A week out from the start of school, RCSD faces over 100 vacancies

ROCHESTER, N.Y. – The Rochester City School District has nearly 100 openings for certified positions – mostly teachers and substitutes, as well as school counselors, and leadership staff. On top of that, RCSD still needs dozens of bus drivers, administrators, and other support staff. They’re one of many districts struggling in the area.

“Teacher shortages is definitely a real concern and something that is on my mind,” President of the Monroe Co. Council of Superintendents Mary Grow said. “We’ve seen fewer and fewer applicants over the last five years […] I think there are fewer people pursuing a career in education. And that’s troublesome for the future particularly.”

In the RCSD, the city brought in 150 new teachers for this upcoming school year, which is roughly the same amount they hired last year. That’s according to president of the Rochester Teachers’ association Adam Urbanski.

He says part of the problem is that teachers aren’t staying. The amount of teachers that quit mid-school-year has now outnumbered those who are retiring at the end of the year. With a shrinking applicant pool, RCSD is struggling to pull in qualified candidates.

“We’re not the only ones,” Urbanski said. “Virtually all districts have shortages of teachers, and so we’re in a very competitive market.”

Federal data shows that New York has often had shortages in certain areas, but the fields facing shortages have only grown in recent years. Grow said that the lack of candidates speaks to a declining interest in teaching as a whole.

“I think that really speaks to the narrative of maybe how this country views teachers, and what we need to do to change that narrative,” she said.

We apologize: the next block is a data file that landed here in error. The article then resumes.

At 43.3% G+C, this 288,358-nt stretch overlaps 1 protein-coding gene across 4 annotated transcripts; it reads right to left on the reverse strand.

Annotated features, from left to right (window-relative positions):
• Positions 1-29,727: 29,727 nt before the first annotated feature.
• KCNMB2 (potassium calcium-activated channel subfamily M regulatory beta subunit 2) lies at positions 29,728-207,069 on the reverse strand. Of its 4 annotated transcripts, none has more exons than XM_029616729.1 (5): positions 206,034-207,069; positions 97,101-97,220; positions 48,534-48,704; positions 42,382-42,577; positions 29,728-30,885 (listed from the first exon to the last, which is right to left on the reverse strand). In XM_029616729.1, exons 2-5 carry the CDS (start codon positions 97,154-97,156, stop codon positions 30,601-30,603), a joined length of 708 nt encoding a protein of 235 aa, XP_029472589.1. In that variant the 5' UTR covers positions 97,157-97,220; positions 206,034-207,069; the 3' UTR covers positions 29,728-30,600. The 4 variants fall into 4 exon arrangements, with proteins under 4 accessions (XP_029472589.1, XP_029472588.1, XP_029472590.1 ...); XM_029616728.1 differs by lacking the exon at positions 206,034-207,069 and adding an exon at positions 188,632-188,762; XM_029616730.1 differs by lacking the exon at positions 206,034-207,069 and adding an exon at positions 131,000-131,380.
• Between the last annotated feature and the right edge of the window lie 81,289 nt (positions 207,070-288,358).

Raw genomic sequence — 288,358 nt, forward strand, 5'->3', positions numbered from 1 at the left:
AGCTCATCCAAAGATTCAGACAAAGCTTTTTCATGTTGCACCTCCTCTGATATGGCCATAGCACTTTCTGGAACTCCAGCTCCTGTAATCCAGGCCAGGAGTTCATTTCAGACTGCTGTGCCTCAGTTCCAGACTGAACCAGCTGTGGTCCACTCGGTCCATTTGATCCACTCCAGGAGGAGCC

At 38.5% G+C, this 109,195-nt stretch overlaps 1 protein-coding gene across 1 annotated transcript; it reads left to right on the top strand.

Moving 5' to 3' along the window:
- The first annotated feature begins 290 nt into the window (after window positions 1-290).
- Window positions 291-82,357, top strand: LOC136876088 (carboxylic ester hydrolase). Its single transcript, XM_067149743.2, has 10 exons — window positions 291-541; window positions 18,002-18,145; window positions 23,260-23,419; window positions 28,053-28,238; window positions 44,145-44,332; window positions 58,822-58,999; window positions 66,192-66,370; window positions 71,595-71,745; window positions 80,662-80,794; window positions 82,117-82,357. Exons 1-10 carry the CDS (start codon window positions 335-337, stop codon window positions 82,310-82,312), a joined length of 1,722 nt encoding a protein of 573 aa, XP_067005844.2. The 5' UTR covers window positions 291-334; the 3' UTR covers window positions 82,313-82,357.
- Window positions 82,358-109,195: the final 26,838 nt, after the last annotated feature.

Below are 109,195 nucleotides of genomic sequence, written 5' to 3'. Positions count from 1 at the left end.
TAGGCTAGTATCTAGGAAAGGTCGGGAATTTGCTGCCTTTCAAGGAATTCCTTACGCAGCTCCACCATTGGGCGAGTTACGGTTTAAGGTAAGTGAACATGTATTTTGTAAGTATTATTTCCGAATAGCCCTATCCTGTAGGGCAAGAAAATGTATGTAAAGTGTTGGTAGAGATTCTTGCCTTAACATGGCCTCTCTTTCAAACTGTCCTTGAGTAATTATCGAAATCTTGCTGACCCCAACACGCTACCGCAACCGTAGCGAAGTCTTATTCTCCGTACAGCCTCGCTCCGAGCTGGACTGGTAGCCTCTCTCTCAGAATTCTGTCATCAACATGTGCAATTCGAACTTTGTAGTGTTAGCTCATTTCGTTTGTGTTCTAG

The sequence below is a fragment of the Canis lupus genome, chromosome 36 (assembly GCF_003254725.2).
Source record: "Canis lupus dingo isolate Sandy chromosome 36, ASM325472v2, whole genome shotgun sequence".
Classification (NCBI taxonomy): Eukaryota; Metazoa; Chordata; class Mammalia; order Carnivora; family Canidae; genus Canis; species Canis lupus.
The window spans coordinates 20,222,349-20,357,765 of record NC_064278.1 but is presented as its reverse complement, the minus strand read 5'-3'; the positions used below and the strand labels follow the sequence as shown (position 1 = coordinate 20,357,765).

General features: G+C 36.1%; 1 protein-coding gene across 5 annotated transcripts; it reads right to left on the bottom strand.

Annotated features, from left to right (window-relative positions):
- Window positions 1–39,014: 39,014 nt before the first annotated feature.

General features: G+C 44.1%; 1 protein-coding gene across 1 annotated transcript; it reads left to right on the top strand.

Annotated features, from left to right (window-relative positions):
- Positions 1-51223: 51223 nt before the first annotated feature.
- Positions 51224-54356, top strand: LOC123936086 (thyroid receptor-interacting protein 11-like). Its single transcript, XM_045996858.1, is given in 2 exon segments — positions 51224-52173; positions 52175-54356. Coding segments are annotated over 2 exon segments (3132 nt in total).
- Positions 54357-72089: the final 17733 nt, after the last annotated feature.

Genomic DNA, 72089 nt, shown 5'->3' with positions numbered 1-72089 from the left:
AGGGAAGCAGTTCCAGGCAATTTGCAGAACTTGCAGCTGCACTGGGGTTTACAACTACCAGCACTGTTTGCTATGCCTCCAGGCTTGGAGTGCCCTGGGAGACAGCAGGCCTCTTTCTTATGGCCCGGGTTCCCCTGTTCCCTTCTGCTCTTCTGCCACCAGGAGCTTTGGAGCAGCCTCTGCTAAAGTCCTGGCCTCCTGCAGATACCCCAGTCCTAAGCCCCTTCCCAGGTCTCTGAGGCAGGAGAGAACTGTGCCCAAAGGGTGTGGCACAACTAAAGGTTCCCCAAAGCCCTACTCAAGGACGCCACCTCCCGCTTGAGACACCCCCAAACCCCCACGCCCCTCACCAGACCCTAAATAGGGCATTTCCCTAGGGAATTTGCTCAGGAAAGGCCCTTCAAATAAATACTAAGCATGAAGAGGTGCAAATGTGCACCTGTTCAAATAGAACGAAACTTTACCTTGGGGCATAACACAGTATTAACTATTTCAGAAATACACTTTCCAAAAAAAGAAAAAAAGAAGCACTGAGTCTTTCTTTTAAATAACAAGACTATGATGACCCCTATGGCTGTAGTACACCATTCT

Long-term, Grow said she’d like to see a bigger effort to highlight education as a career path. Short-term, Urbanski said the RCSD is doing their best with hiring events, and increased incentives. As part of that push, Urbanski said the RTA has been working to finalize a union contract for substitute teachers ahead of the school year.

“I’m confident that we will reach a settlement and I think that that will help some of the vacancies,” he said.

But there are some problems facing RCSD that a contract may not be able to solve. One such area Urbanski gets complaints in is safety. As car thefts continue, many teachers in the city fear the worst.

“Can you imagine having to worry while you’re teaching whether you’ll find your car in the parking lot?” he said. “A lot of our teachers are carpooling, some wont even drive anymore, they have their spouses drop them off.”

Urbanski said that RCSD’s new superintendent, Dr. Carmine Peluso, has worked closely with the RTA as they all try to fill the gaps for 2023-2024. The RCSD – and suburban districts with the same problems, according to Grow – have a plan to ensure all kids have access to the courses they want and need. This plan mostly includes breaking up classes without instructors, and placing those students under other teachers, increasing class sizes.

As RCSD and surrounding school districts continue to recruit amid the shortage, they’ll be competing against each other.

“I think the district that will survive well, are the ones who will think out of the box and figure out creative ways to be more competitive in a very competitive environment.”

News10NBC reached out several times to RCSD for comment but has not yet heard back. Should they provide a statement, it will be included here.